He had no idea at the time that it would be his ‘big break.’ There, he met Tom Pearlman, of Pearlman Premier Properties, and the rest is history.

“I started working for Tom as a bar-back at Q in 2003,” he explained. “About a year later, Tom started building SOHO and I had the opportunity to work on the construction team. Afterwards, I was offered a position bartending at the newly built SOHO. As time passed, and I got more experience at various aspects of the business, Tom provided me opportunities for advancement and professional development as a leader.”

ASHKENAZI EVENTUALLY BECAME PEARLMAN’S PARTNER, and now he runs SOHO and the 215 West.

“Tom has been an incredible mentor and leader of the organization and I am truly grateful for his partnership,” Ashkenazi said. “He has shown me how to be a successful bar operator and given me a chance to build a career in this industry.”

The feelings are mutual. Pearlman said, “In 35 years in the bar and nightclub business I had never previously brought in a partner. Toly has earned my confidence and trust by his hard work, business sense and integrity.”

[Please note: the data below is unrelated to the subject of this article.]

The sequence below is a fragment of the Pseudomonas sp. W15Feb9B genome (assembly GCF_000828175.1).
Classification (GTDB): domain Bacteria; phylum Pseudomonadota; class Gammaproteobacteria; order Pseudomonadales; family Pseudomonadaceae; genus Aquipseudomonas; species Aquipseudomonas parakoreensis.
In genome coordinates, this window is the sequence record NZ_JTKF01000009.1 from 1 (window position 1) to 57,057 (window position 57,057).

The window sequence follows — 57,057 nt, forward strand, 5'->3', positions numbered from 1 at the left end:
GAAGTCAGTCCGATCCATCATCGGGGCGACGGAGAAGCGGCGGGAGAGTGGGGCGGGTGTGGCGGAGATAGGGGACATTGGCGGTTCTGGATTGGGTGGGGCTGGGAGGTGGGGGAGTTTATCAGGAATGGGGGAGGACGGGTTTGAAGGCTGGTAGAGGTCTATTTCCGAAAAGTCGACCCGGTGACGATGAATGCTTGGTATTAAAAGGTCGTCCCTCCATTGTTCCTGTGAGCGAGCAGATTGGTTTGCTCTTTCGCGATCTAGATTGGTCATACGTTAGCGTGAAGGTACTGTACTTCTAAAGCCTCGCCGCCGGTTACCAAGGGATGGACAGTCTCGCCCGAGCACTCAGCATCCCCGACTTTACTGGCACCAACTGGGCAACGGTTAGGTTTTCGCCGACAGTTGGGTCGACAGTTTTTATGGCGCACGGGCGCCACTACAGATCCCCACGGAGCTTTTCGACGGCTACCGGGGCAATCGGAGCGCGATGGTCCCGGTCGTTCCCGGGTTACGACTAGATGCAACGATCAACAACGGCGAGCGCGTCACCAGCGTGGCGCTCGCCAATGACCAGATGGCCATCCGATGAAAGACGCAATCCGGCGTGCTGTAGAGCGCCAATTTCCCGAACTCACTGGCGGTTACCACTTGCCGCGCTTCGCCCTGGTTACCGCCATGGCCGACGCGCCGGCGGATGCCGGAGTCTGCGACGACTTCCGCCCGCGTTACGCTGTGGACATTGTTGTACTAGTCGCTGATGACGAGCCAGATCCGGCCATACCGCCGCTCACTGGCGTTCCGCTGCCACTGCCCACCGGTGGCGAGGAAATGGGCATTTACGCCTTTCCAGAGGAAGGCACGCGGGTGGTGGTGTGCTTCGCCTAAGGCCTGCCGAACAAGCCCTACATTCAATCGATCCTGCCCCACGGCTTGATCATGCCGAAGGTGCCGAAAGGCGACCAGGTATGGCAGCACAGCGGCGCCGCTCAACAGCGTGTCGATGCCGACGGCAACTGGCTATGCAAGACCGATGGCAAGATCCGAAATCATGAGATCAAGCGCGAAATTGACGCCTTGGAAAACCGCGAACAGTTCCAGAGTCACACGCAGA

Ashkenazi called SOHO “a place where anyone can be themselves, a place of openness, connection and diversity. While the challenges of a busy bar setting can sometimes be overwhelming, it’s still a labor of love and a very fun place to work.”

Of 215 West, he said it would become a support structure for SOHO during the early months of the COVID-19 pandemic with more space for social distancing indoors and out. Since that time, it has grown into a flexible community gathering space which, occasionally, hosts parties. Ashkenazi said, “This wasn’t what we set out to do with 215 West in the beginning, but I am happy with the changes and its current trajectory.”

HE IS ALSO A DOWNTOWN DEVELOPMENT AUTHORITY (DDA) BOARD MEMBER and active with the Ferndale Community Foundation, saying, “The Ferndale community has been amazing. They have been supporting us for years, and especially during the pandemic. They come to our special events, parties, fundraisers, and often stop by just to chat at the bar. I can’t thank the Ferndale community enough for everything they do for all of us here.”